Mind Your Lingo

Jon Carroll writes about English as practiced in India, particularly that of the written variety:

English as spoken in India is not a mistranslation; it's a different dialect. Most written Indian English is made for domestic consumption, so it can follow rules that make intuitive sense to the audience. The work below was prepared by a friend of a friend. All the sentences are reported to be actual quotations from one issue of True Crimes magazine

Hmm, sounds like one of those long e-mail chain letters that get circulated amongst desi circles, you know those of the "we're-like-this-only" variety. So, I'm pretty sure what follows is definitely exaggerated, but it's amusing nonetheless. An excerpt:

After beating about the bush for sometime, Vijay touched the focal point. This is how love got on track once again. Geeta got greatly fancied to Vijay's all such maneuvers. When she got fully charged up, she clung to him. On reaching inside the room Vijay took Geeta in his arms and started titillating her body so as to ignite every pore of her body with libidinous urge. This was followed by repetition of frenzied sexual antics to which they had got accustomed. Their bodies were already so much charged up with intense libidinous heat, that when they mated their body heat melted like wax. Geeta was trigger happy to have got her body squeezed by a young man.

Even despite best efforts it is not possible to contain exposure of love affair as its wind spreads all around.

The husband, Pradeep, shows up outside the door unexpectedly!

He fixed his eyes at the slit of the door. The scene made the eyes of Pradeep to google out of his sockets with surprise. He was stunned to witness Geeta and Vijay were freely flowing and indulging in sex stream without any hassles. He opened the door under utter nervousness.

Like I said, I'm pretty sure there's much here that's blown out of proportion (so as to speak) for comic effect. But then again, examples of bad Indian English are not that tough to find - why, I've written about some myself. No, the quoted passages bring up a related point - the poor quality of Indian amorous writing. Desi authors have been getting a lot of attention for that recently:

Aniruddha Bahal's book, "Bunker 13" -- described as a combination of the styles of ex-SAS author Andy McNab and romance novelist Jilly Cooper -- was awarded the prize on Wednesday for the most inept description of sexual intercourse in a novel.

Bahal's winning passage described the book's hero as an "ancient Aryan warlord" when a woman dropped her trousers to expose a strategically placed swastika. Then as the temperature between the two rises, Bahal shifts into top gear:

"Your RPM is hitting a new high. To wait any longer would be to lose prime time...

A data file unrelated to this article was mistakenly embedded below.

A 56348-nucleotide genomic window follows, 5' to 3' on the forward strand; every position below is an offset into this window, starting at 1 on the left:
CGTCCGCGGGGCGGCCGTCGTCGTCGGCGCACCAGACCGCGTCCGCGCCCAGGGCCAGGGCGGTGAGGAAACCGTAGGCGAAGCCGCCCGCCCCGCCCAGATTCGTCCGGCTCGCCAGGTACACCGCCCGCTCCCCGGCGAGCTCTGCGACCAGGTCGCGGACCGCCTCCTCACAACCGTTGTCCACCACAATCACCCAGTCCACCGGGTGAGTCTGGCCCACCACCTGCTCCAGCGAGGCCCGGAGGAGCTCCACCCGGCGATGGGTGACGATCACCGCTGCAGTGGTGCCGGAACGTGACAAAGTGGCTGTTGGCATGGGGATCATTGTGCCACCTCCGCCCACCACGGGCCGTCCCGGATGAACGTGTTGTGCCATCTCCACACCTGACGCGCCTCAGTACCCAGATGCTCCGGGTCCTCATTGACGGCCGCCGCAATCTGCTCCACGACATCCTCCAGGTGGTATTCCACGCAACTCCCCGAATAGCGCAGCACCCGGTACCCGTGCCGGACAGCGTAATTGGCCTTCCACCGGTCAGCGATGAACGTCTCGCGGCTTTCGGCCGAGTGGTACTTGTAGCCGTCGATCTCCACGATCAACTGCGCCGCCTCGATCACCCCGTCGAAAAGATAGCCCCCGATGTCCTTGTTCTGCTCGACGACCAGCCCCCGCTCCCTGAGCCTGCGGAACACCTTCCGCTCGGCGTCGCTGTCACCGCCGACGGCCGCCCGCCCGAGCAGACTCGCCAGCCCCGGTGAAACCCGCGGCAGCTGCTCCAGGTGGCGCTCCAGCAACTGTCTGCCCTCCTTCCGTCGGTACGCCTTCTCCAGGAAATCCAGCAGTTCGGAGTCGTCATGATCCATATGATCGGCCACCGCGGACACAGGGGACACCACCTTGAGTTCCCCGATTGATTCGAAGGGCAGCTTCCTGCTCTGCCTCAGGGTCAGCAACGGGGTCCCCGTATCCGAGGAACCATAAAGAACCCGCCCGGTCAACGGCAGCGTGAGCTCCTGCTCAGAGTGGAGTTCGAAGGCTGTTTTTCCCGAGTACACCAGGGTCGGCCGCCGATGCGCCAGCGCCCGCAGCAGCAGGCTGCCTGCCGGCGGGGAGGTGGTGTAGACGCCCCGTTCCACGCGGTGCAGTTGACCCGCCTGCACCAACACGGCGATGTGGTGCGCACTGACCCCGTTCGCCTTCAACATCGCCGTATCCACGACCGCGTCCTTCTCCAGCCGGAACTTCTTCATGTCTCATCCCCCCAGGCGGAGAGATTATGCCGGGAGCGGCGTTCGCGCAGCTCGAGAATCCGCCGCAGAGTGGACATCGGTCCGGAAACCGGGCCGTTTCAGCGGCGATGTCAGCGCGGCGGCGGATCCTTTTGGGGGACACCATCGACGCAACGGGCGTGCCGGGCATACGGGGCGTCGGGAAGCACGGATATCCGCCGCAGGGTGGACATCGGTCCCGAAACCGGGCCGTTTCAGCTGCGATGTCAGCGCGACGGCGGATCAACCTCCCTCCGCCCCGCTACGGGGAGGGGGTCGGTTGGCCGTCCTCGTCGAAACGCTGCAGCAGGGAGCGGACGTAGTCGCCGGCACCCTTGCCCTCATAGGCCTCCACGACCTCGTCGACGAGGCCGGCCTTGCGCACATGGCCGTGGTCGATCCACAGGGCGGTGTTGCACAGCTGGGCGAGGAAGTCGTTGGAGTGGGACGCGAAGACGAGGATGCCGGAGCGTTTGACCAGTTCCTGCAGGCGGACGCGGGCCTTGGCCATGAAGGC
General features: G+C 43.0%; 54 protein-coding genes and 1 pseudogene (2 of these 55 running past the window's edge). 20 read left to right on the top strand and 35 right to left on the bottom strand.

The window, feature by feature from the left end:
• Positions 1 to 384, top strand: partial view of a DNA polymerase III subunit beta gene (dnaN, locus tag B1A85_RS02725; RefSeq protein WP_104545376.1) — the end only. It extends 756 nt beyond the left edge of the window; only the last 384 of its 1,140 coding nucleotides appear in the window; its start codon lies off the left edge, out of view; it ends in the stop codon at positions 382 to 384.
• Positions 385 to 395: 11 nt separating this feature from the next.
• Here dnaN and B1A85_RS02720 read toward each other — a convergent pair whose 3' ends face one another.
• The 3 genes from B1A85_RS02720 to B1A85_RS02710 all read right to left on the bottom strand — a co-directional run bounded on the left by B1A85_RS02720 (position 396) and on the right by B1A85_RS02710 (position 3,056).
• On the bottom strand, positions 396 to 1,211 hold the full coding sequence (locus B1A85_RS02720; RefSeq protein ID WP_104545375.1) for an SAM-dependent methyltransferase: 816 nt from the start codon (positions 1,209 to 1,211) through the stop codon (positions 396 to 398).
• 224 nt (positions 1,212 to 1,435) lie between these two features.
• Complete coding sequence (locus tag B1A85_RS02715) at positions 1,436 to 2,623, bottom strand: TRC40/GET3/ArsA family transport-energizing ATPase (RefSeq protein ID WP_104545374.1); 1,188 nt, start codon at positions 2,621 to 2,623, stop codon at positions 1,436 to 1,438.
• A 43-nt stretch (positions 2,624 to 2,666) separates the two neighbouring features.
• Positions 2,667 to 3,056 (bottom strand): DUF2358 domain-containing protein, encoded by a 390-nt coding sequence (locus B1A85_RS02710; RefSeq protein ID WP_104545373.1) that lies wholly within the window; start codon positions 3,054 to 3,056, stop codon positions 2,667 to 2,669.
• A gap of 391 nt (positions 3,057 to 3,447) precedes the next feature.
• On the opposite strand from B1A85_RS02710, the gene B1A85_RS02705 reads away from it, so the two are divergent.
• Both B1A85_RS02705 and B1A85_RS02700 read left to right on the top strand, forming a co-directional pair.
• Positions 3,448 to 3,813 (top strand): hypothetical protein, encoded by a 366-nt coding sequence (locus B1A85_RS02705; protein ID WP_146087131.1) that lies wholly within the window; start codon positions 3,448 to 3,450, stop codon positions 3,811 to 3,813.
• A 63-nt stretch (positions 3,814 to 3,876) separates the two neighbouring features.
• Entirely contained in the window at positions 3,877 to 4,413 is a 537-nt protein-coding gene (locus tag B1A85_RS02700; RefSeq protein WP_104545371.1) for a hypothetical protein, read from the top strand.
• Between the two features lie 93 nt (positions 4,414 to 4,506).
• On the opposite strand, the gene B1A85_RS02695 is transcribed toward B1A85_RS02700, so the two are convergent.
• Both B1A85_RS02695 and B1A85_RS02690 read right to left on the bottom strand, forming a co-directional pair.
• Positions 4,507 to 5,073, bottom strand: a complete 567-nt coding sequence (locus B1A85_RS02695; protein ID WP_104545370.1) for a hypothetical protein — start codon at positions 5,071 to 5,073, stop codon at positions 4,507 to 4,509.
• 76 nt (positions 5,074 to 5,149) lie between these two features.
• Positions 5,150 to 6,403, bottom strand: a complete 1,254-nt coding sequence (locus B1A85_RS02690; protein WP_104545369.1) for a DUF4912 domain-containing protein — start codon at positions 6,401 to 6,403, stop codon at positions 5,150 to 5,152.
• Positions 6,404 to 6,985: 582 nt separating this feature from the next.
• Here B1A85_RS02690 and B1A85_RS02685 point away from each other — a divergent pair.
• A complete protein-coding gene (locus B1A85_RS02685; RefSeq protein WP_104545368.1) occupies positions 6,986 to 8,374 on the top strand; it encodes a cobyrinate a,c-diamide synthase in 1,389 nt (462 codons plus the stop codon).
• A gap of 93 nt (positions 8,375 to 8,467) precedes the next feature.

"She picks up a Bugatti's momentum. You want her more at a Volkswagen's steady trot. Squeeze the maximum mileage out of your gallon of gas. But she's eating up the road with all cylinders blazing. You lift her out. You want to try different kinds of fusion."

This was in 2003. Tarun Tejpal tried his damndest hard to repeat the feat two years later:

"We began to climb peaks and fall off them," Tejpal has written. "We did old things in new ways. And new things in old ways. At times like these we were the work of surrealist masters. Any body part could be joined to any body part. And it would result in a masterpiece. Toe and tongue ... The Last Tango of Labia Minora. Circa 1987. Vasant Kunj. By Salvador DalĂ­."
Classic, indeed. Nilanjana Roy elaborates on the problem further:
Unlike Siddhartha Dhanvant Shanghvi, Tejpal offered no descriptions of 'weasel-like loins clutching and unclutching [his] lovely, long, louche manhood, as though squeezing an orange for its juice'.

And he eschewed toothbrushes all together, unlike Arundhati Roy, who was nominated years ago for a passage from God of Small Things that featured 'nut-brown breasts' that wouldn't support a toothbrush and haunches that would support 'a whole array' thereof.

Rohinton Mistry hasn't featured on the shortlist, but some of his aura lost its sheen when I read a passage in A Fine Balance that referred to a menacing seducer's 'Bhojpuri brinjal'. It made baingan bharta out of that scene.

There are fifty different ways to write bad sex, and Indian writers have explored all of them. There's the Washing Machine Manual variety - bland and overly descriptive, as in the works of Shobha De (move from position Y to position Z, insert body part here) or Khushwant Singh (all women have buttocks like tanpuras) or Abha Dawesar (where gynecology replaces emotion). There's the Lyrical Effusion, as exemplified by Shanghvi, where Mills and Boon prose goes a shade of deep purple: "Aw, Lord, it was only love. Thick as molasses; hungry as a leech."

My personal horrific scene comes from Amitav Ghosh's Circle Of Reason when our anti-hero, Aloo, is described doing the deed with a hideously ugly woman much older than he. As traumatic it is for him, it is even worse for the reader - I have not been able to touch any of Ghosh's other books since! Anyway, theories abound as to the glut of bad hanky panky passages from desi authors. Perhaps it's in the blood - after all England has never had anything like the Kama Sutra or maybe it's because we take it too seriously, and too literally. Whatever it is, it sure as heck makes for laugh out loud reading (as opposed to hot 'n' heavy, which may well have been the orignal intended effect!).

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- July 21, 2006 1:08 AM // Books , Select